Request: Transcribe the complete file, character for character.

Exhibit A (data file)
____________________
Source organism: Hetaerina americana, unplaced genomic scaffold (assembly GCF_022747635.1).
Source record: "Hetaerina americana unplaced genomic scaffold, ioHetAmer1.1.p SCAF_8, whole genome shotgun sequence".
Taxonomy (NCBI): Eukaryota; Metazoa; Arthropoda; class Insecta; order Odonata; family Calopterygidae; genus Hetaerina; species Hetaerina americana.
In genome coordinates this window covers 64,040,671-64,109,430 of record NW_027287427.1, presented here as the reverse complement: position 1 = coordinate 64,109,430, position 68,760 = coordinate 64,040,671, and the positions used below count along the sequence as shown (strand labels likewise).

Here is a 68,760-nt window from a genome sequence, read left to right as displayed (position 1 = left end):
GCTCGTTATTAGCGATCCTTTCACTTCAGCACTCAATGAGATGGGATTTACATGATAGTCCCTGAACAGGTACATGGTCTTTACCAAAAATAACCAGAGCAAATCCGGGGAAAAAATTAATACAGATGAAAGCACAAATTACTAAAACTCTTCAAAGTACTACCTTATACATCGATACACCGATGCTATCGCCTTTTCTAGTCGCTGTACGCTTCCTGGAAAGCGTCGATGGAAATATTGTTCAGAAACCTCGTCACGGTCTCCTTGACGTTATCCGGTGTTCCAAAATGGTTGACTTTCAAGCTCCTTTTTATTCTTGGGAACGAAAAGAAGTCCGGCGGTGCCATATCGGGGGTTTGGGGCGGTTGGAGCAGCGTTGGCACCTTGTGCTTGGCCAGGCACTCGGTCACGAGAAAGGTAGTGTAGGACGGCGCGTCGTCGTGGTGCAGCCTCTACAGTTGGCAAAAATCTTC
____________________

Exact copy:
Source organism: Hetaerina americana, unplaced genomic scaffold (assembly GCF_022747635.1).
Source record: "Hetaerina americana unplaced genomic scaffold, ioHetAmer1.1.p SCAF_8, whole genome shotgun sequence".
Taxonomy (NCBI): Eukaryota; Metazoa; Arthropoda; class Insecta; order Odonata; family Calopterygidae; genus Hetaerina; species Hetaerina americana.
In genome coordinates this window covers 64,040,671-64,109,430 of record NW_027287427.1, presented here as the reverse complement: position 1 = coordinate 64,109,430, position 68,760 = coordinate 64,040,671, and the positions used below count along the sequence as shown (strand labels likewise).

Here is a 68,760-nt window from a genome sequence, read left to right as displayed (position 1 = left end):
GCTCGTTATTAGCGATCCTTTCACTTCAGCACTCAATGAGATGGGATTTACATGATAGTCCCTGAACAGGTACATGGTCTTTACCAAAAATAACCAGAGCAAATCCGGGGAAAAAATTAATACAGATGAAAGCACAAATTACTAAAACTCTTCAAAGTACTACCTTATACATCGATACACCGATGCTATCGCCTTTTCTAGTCGCTGTACGCTTCCTGGAAAGCGTCGATGGAAATATTGTTCAGAAACCTCGTCACGGTCTCCTTGACGTTATCCGGTGTTCCAAAATGGTTGACTTTCAAGCTCCTTTTTATTCTTGGGAACGAAAAGAAGTCCGGCGGTGCCATATCGGGGGTTTGGGGCGGTTGGAGCAGCGTTGGCACCTTGTGCTTGGCCAGGCACTCGGTCACGAGAAAGGTAGTGTAGGACGGCGCGTCGTCGTGGTGCAGCCTCTACAGTTGGCAAAAATCTTC